Africa is a primo place to go if you’re hunting fossils, the primate kind and otherwise. South Africa, Ethiopia, Egypt, and Kenya are prime fossil hunting grounds since the landscape tends to be dry with little vegetation, making the ground highly exposed and the digging relatively easy. Though most fossils from the most primitive primates… Continue reading Primate Fossils of Africa
Virunga’s rangers couldn’t be happier with the way 2018 has begun. The first of seven births happened on January 7th, when Sebutimbiri of the Mapuwa family gave birth to a boy. Several days later four more babies were born within five days of each other. With January in the books, rangers understandably thought they had… Continue reading Virunga National Park Celebrates Births of 7 Baby Gorillas
Dubbed by Rolling Stones as one of the greatest songs of all time, “the locomotion” has been making people dance for decades, but it takes on an entirely different meaning in the world of primatology. We use the term locomotion to describe the way a primate usually travels or moves about in its habitat. All… Continue reading Come on baby, do the loco-motion!
I know it’s the weekend, but get out your paper because it’s time for a little Pop Quiz. Which of the following are endangered? (a) Chimpanzees (b) Orangutans (c) Gorillas (d) All of the above You can breathe now…it was only one question! As a primate enthusiast, you may be aware that the correct answer… Continue reading Which Great Apes are Endangered, and why does it matter?
Although scientists have yet to determine the exact function of the yawn in humans, some research suggests that yawning was used in our evolutionary past as a communication signal of some sort. Perhaps it was a means of showing off ones large teeth in a threat display or simply a way to signal to everyone… Continue reading Contagious (hooooh, hummmm) Yawning
The association “Les Amis des Animaux au Congo” (AAC, the Friends of Animals in Congo) is a non-profit organization which was first created in 1994 with the objective of providing food for the animals in the Kinshasa Zoo. After several orphaned bonobos arrived at the zoo, special interest was taken in their wellbeing and the… Continue reading The AAC’s Bonobo Sanctuary-Nursery in Kinshasa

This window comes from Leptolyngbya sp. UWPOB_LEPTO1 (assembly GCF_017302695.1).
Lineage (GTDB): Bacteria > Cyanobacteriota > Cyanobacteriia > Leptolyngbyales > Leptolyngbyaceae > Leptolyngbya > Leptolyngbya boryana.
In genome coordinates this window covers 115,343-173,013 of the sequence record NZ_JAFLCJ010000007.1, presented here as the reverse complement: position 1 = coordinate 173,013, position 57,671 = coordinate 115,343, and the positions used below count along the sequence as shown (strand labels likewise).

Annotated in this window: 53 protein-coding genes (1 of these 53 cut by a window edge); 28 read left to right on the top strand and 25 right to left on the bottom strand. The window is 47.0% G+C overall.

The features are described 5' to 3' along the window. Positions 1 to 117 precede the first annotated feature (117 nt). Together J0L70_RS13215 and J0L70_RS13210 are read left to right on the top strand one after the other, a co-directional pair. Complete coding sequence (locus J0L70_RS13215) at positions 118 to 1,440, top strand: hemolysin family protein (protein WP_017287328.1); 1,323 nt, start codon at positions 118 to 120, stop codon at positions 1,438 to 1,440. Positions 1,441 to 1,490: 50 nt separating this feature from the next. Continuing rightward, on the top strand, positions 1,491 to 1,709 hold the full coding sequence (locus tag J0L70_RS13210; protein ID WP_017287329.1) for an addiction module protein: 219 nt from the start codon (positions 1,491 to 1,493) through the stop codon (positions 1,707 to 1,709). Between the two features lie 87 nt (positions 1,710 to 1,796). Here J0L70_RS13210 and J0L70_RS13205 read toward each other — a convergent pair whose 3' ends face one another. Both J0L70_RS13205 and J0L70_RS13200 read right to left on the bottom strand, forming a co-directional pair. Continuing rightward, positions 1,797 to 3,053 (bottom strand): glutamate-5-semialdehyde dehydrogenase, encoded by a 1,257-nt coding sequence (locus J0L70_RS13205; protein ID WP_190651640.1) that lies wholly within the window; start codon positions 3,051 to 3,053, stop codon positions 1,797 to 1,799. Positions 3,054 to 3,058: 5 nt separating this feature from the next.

Chimpanzee rehabilitation pioneer Stella Brewer Marsden has been named an Officer of the British Empire (O.B.E.) in the United Kingdom’s New Year’s honours list by HM Queen Elizabeth II. The appointment was made in recognition of Marsden’s long-term commitment to the rescue of chimpanzees in West Africa and the community development works associated with her… Continue reading Gambia Chimpanzee Expert Marsden Earns O.B.E from Queen Elizabeth
A female chimpanzee that was one of the last exhibits in the private zoo of an Arab sheik has been transferred to the Chimfunshi Wildlife Orphanage in Zambia, where she will become a surrogate big sister for a group of orphan chimps in the nursery. Julie, a seven-year old female, journeyed from Doha, Qatar, to… Continue reading SOLITARY CHIMPANZEE FINDS ‘FAMILY’ AT CHIMFUNSHI
The South African wildlife TV newsmagazine “50/50,” which has consistently shaped public awareness of chimpanzees through documentaries detailing primate intelligence, conservation efforts, and the horrors of the bushmeat trade, is the winner of the 2001 Chimfunshi Wildlife Orphanage Pal Award. “50/50,” which is aired on the South African Broadcasting Corporation’s Channel 2, will be honored… Continue reading “50 / 50” DOCUMENTARIES CAPTURE CHIMFUNSHI PAL AWARD
In May 2000 Uganda Wildlife Authority (UWA) hosted the first meeting specifically intended to allow representatives from primate sanctuaries in Africa, their sponsors and the conservation organizations working with them, to unite their diverse skills and outline the priorities for the future. The event was prompted by the crisis in sanctuaries faced with an alarming… Continue reading Chimpanzee Sanctuary Workshop in Uganda